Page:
If the mixer is digital, then it costs conversion every in/out, but is a huge cost savings and recall benefit.
Old 24th July 2022
  #4
Old 24th July 2022
  #5
Here for the gear
 
Hi guys,
Thank you for your help, appreciated. My budget would be for that approx 500$.
Is there any way I can do with an audio interface + mixer (having all the instruments on the mixer)?
Old 24th July 2022
  #6
Lives for gear
 
Surely you need to consider two different primary things - midi routing and mixer / interface.

Midi routing might be easy, but if you want to be able to re-configure midi routing on thee fly then you might benefit a dedicated solution.

Digital mixers which double as interfaces are great UNLESS you want to multitrack record post fader, in which case you need to choose carefully and maybe go down the analogue mixer plus multitrack interface route.

At least six things on your gear list are things I own, have considered buying in the past or would consider buying now.
Old 24th July 2022 | Show parent
  #7
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Quote:
Originally Posted by paulst ➡️
Hi guys,
Thank you for your help, appreciated. My budget would be for that approx 500$.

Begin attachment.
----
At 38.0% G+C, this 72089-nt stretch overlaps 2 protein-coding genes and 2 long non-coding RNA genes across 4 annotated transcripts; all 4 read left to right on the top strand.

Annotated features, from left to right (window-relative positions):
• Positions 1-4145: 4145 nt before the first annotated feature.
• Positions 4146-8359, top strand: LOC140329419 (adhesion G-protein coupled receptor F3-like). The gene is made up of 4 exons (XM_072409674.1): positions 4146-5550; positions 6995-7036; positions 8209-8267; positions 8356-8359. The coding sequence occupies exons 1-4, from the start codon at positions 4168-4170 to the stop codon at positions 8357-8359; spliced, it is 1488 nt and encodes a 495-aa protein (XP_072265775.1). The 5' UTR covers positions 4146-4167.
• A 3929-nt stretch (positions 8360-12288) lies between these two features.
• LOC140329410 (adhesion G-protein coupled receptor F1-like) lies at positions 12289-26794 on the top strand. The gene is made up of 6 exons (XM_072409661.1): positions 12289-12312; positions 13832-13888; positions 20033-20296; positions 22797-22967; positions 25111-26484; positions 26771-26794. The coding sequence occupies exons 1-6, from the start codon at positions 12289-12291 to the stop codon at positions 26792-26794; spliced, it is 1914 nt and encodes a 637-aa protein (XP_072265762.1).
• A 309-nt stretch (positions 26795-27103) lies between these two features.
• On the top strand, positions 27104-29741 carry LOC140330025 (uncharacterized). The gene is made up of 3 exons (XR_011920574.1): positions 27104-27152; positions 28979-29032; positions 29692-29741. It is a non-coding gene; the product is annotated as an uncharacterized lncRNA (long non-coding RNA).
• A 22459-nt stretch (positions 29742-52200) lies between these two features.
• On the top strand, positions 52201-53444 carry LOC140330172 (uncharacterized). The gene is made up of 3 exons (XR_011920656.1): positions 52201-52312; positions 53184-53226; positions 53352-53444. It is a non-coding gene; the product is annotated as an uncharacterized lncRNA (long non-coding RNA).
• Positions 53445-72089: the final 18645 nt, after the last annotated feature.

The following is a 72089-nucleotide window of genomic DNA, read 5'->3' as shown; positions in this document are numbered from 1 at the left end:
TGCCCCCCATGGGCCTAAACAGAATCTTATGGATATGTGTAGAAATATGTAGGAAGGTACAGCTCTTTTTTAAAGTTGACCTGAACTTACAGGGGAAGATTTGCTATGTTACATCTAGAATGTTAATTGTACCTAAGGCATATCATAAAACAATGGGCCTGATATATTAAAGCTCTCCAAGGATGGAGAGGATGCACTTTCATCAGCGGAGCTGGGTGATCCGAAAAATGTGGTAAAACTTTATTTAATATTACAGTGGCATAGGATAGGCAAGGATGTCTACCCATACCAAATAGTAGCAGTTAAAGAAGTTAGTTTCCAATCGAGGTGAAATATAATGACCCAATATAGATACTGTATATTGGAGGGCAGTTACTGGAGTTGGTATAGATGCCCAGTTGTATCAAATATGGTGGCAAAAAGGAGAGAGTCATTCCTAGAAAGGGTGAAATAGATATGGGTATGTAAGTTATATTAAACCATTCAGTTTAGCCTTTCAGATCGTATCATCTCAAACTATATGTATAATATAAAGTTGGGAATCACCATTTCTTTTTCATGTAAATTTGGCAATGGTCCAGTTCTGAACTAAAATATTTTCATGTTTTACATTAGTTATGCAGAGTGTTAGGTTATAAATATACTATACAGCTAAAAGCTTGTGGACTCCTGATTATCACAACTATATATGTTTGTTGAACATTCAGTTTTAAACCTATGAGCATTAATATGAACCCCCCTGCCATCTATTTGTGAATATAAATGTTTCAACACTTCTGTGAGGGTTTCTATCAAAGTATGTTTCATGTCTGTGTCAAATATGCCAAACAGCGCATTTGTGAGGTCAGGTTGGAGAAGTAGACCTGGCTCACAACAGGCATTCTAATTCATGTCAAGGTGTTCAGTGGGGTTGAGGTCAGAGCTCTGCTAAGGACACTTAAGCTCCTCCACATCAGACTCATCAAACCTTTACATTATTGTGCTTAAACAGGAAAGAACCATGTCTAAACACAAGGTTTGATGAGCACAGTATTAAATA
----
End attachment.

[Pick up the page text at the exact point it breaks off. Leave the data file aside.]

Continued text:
Is there any way I can do with an audio interface + mixer (having all the instruments on the mixer)?
What are you looking to achieve? EXACTLY. Apologies if I am being too simple (and apologies if I am confusing!)

Probably the simplest setup would be -

Any cheap old mixer, the only thing it needs is enough channels (remember you will need one mono channel for each mono instrument, and two mono channels or one stereo channel for each stereo instrument).

A stereo interface. You already have an interface that does this (and yours does more).

Just make sure you have enough channels on the new mixer for your instruments, and run the stereo output of the mixer into inputs 3 and 4 of your interface (and pan hard left and hard right on the inputs so instead of two mono inputs it is effectively one stereo input).

I literally own a £10 mixer (bought second hand, 6 mono channels but one doesn't work.